MALAYSIA Tanah Tumpah Darahku


Friday, June 30, 2023

Who will speak up for the moderate Muslim?

Who speaks for those who do not wear their Islamic religion on their sleeve?

In every election, the conservative Malays and devout Muslims are highly wooed because their votes count. They are easy to please as long as more hardline policies are promised.

And unsurprisingly, competing political parties use non-Malays as some men would treat their mistresses.

There is no real commitment to a traditional relationship and politicians make promises they know they cannot keep, but they realise the mistress will almost always fall for.

To court the non-Malay vote, didn’t some politicians tell non-Muslims they need not fear syariah law, because they would not be affected? Tell that to Hindu mothers M Indira Gandhi and Loh Siew Hong.

In the eyes of the world, Malaysia is a moderate Muslim nation, or so say the Americans and Brits. Perhaps, compared with Afghanistan or Somalia, we may appear ‘moderate’.

M Indira Gandhi

The belief is that despite widespread human rights abuses in Malaysia, Western nations tend to overlook these because Malaysia is a ‘moderate Muslim nation’ and can be used as a friendly buffer against fundamentalist and extremist countries like Afghanistan or Somalia.

Our Muslim women are allowed to hold jobs, or go to school and get an education. They don’t have to be accompanied by a male chaperone when they leave the house.

Our streets are not like war zones, with ongoing battles between different warlords.

Gone are the days, when extremists would drag the head of a cow through the streets of Shah Alam, or the religious state authorities threaten to flog a Muslim woman for drinking beer.

On the whole, Europeans view Malaysia as a prime tourist destination with sandy beaches, lush jungles, and a haven of good food; but hidden underneath the veneer of calm and multi-ethnic integration is a dangerous mix of rising racial and religious strife.

Only the calm exterior is exposed to the foreigner. The astute expatriate who lives and works in downtown Kuala Lumpur or Penang, only becomes aware of the dangerous undercurrents, if he ventures away from his privileged existence.

Once he is aware, he does not want to get involved or say too much about what he sees, because he does not want to jeopardise his job, his privileged lifestyle, his bungalow or luxury condominium, and the children’s international school.

Harapan supporters still waiting

Prime Minister Anwar Ibrahim is a great hit with the heads of state of foreign nations, but he has yet to ‘score’ with some of his own people especially those who supported the original Pakatan Harapan.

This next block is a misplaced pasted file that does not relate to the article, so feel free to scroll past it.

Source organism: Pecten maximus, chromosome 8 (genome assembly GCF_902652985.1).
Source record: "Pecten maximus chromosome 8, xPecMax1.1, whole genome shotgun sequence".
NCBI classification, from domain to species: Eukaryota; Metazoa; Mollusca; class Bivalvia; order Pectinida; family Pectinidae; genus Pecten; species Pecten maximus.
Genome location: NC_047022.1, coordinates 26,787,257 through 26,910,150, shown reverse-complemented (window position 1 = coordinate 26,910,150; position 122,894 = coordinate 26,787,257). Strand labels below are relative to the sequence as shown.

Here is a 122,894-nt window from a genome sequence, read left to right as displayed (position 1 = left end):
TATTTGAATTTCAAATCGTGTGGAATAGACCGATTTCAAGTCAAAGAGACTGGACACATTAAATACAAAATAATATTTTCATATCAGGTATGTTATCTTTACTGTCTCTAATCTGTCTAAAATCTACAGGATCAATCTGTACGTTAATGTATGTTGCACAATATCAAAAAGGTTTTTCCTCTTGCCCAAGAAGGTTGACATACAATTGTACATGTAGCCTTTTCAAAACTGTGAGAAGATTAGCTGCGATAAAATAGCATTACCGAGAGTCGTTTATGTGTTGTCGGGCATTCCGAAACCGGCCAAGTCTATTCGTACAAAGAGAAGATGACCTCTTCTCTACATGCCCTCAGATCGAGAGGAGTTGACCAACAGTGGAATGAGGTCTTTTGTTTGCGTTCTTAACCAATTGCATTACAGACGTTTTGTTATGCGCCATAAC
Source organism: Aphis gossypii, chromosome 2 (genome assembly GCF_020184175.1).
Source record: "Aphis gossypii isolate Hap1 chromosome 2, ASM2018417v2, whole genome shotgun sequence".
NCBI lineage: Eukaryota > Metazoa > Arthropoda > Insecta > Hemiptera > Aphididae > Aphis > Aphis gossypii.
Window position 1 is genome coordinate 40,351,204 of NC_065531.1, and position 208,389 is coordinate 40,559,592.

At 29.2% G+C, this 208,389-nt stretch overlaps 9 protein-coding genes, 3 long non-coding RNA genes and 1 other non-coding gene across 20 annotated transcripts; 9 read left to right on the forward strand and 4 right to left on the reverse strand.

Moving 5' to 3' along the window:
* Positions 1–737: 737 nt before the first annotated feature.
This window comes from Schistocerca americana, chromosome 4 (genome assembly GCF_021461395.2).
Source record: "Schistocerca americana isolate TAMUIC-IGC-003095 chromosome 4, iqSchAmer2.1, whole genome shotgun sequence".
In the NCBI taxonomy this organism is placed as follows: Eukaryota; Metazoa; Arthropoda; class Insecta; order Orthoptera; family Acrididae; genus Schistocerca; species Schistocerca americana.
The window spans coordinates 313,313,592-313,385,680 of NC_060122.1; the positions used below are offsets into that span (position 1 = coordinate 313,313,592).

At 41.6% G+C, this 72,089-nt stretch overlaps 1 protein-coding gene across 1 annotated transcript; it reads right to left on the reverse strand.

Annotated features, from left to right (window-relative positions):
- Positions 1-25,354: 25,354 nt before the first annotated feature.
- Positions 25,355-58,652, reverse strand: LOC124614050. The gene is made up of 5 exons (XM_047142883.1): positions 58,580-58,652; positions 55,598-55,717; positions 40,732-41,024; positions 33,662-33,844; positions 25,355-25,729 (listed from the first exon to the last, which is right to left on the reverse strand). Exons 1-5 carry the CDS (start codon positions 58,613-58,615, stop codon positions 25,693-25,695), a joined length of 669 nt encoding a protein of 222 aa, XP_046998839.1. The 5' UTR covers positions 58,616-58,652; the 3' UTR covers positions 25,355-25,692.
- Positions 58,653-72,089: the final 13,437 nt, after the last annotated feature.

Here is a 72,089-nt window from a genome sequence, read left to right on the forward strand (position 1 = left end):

Many loyal supporters are forced to bite their tongues about the unity government.

They were carried on the tide of many promises and the dream of rebuilding a new Malaysia. They are still waiting for the reforms and have been told to be patient and wait a couple of months for the six state elections to conclude.

Malaysians are told that we are a moderate Muslim nation but is that about to change?

The conservative Muslims are riding high on the crest of the green wave. The non-Muslims have long known that their voice does not count. They have no choice but to keep their heads down and behave; but what about the moderate Muslims? Who speaks for them?

Occasionally, we get glimpses of the rising acts of intolerance. The menteri besar of a northern state demolished Hindu temples and ‘cancelled’ one of their important festivals.

A PAS MP felt it was his moral duty to censure nurses for wearing what he called figure-hugging uniforms which he claimed were non-syariah-compliant.

In Kelantan, the municipal council fined a woman for wearing an oversized shirt over her shorts and so it looked like she was half-dressed. The charge was that she was indecently clothed.

The fuss about shorts

To some conservatives, I would be considered indecent despite my long-sleeved shirts and long skirt. The offending bit is that my hair is not covered by a tudung.

What sort of madness are we heading for, when a piece of flimsy material, measuring two feet by three feet is enough to decide whether I am decent or not?

The average Malaysian has much to moan about; the cost of living crisis, rising commodity prices, corruption, the economy, crime, poverty, unemployment, drug abuse, debt, failed projects, family breakdown, homelessness, and rising extremism.

They would hardly find the fuss about shorts, or nurses’ uniforms of any real importance; but are these issues a taste of what’s in store for Malaysians, both Muslim and non-Muslim, in the near future?

The business owner in shorts was in her own shop when a spot check conducted by Kota Bharu Municipal Council officers fined her. Today, business premises are targeted. Will the private residence be safe tomorrow?

Will Muslim women be allowed to wear shorts at home? Will they be allowed to visit male friends? Will moderate Muslims be at the mercy of councils, or bosses who do not want trouble from the law, so they force the progressive Muslim woman to conform to syariah-compliant clothes?

In future, will the authorities raid our homes, our final sanctuary, under some pretext? This is already done in some areas of the country, where municipal workers capture dogs that innocently stand at the gates or driveway of their owners’ homes.

In a future ‘green’ Malaysia, is nowhere safe for both humans and animals? - Mkini

MARIAM MOKHTAR is a defender of the truth, the admiral-general of the Green Bean Army, and the president of the Perak Liberation Organisation (PLO). BlogTwitter.

The views expressed here are those of the author/contributor and do not necessarily represent the views of MMKtT.

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